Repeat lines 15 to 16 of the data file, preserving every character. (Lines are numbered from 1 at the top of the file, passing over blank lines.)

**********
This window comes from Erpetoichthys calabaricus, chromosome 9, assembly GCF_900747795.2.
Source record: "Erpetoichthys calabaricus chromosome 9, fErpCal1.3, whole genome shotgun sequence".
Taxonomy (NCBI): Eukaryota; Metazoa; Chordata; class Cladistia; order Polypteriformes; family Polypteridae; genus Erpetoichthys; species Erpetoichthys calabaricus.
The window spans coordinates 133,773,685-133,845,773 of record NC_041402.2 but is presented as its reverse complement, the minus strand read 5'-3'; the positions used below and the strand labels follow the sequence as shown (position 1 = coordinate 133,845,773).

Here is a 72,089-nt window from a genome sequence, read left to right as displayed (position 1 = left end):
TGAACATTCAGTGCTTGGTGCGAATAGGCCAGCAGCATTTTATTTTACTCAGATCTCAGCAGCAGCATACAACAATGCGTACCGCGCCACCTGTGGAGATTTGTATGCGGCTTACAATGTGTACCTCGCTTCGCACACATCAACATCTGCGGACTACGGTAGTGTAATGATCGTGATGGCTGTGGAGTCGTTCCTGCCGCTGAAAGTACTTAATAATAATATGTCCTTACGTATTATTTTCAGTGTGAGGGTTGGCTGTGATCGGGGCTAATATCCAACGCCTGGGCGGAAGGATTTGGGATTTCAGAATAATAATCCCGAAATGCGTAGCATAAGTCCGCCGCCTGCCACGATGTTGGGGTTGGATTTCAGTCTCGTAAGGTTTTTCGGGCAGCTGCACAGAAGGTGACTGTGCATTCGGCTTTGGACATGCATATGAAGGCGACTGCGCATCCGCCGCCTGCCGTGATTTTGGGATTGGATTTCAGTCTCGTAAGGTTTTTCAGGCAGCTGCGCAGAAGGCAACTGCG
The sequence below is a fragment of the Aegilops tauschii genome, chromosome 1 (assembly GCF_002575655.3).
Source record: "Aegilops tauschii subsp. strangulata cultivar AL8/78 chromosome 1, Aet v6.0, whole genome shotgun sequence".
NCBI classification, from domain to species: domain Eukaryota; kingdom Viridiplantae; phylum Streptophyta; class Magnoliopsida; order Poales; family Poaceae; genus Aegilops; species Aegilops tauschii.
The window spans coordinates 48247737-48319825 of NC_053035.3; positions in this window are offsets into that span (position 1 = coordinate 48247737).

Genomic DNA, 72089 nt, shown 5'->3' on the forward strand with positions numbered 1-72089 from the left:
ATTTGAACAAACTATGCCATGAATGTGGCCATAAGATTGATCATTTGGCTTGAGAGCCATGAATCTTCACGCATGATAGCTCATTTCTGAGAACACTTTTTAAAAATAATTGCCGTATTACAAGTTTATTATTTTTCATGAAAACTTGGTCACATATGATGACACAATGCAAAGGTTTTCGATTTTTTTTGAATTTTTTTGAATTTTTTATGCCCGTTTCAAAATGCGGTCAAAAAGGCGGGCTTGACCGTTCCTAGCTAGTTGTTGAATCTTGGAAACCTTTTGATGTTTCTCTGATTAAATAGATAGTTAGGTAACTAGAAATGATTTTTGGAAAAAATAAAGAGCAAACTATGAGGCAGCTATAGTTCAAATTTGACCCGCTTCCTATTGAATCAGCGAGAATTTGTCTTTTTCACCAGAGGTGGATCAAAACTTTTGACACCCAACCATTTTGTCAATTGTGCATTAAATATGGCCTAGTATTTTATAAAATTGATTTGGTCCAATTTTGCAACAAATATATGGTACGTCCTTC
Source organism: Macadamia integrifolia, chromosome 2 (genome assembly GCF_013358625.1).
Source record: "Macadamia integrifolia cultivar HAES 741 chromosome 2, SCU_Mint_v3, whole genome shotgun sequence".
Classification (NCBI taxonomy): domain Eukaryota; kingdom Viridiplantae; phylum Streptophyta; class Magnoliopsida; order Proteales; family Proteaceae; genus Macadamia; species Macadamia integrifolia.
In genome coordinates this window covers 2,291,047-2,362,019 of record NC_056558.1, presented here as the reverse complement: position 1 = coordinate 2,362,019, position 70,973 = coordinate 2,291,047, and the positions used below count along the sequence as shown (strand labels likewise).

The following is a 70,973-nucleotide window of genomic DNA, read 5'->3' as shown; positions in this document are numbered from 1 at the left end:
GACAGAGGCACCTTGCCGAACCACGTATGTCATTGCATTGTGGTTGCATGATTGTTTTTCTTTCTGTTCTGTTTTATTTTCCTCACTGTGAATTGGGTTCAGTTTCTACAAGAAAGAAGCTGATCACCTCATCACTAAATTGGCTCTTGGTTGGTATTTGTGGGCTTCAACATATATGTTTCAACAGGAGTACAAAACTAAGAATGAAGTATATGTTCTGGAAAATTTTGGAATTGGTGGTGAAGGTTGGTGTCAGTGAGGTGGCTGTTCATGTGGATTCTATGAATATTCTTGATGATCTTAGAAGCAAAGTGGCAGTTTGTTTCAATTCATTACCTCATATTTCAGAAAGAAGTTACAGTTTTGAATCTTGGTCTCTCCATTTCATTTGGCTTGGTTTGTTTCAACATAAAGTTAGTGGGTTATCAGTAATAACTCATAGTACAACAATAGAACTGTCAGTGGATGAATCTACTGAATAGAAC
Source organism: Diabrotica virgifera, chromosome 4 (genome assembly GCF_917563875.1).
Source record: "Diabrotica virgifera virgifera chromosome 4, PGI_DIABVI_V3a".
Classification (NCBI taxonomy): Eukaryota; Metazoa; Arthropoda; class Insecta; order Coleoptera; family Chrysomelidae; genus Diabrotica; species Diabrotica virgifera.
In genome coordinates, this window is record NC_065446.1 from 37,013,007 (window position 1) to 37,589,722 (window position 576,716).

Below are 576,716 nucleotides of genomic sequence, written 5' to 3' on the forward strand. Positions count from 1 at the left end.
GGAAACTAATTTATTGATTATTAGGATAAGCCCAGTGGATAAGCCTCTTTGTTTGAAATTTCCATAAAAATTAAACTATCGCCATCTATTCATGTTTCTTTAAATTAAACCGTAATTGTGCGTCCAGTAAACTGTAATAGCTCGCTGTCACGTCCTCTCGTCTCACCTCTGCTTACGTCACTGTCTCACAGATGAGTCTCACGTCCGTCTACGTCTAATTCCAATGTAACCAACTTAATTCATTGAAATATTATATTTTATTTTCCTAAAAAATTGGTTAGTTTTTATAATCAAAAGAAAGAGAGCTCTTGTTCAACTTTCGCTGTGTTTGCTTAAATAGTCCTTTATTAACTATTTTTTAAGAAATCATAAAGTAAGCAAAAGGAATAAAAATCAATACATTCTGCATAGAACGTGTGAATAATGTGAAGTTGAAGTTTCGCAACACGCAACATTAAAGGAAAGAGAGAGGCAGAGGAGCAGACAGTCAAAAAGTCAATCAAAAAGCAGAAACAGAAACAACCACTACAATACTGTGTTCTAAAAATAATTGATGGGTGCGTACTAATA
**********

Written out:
Classification (NCBI taxonomy): domain Eukaryota; kingdom Viridiplantae; phylum Streptophyta; class Magnoliopsida; order Proteales; family Proteaceae; genus Macadamia; species Macadamia integrifolia.
In genome coordinates this window covers 2,291,047-2,362,019 of record NC_056558.1, presented here as the reverse complement: position 1 = coordinate 2,362,019, position 70,973 = coordinate 2,291,047, and the positions used below count along the sequence as shown (strand labels likewise).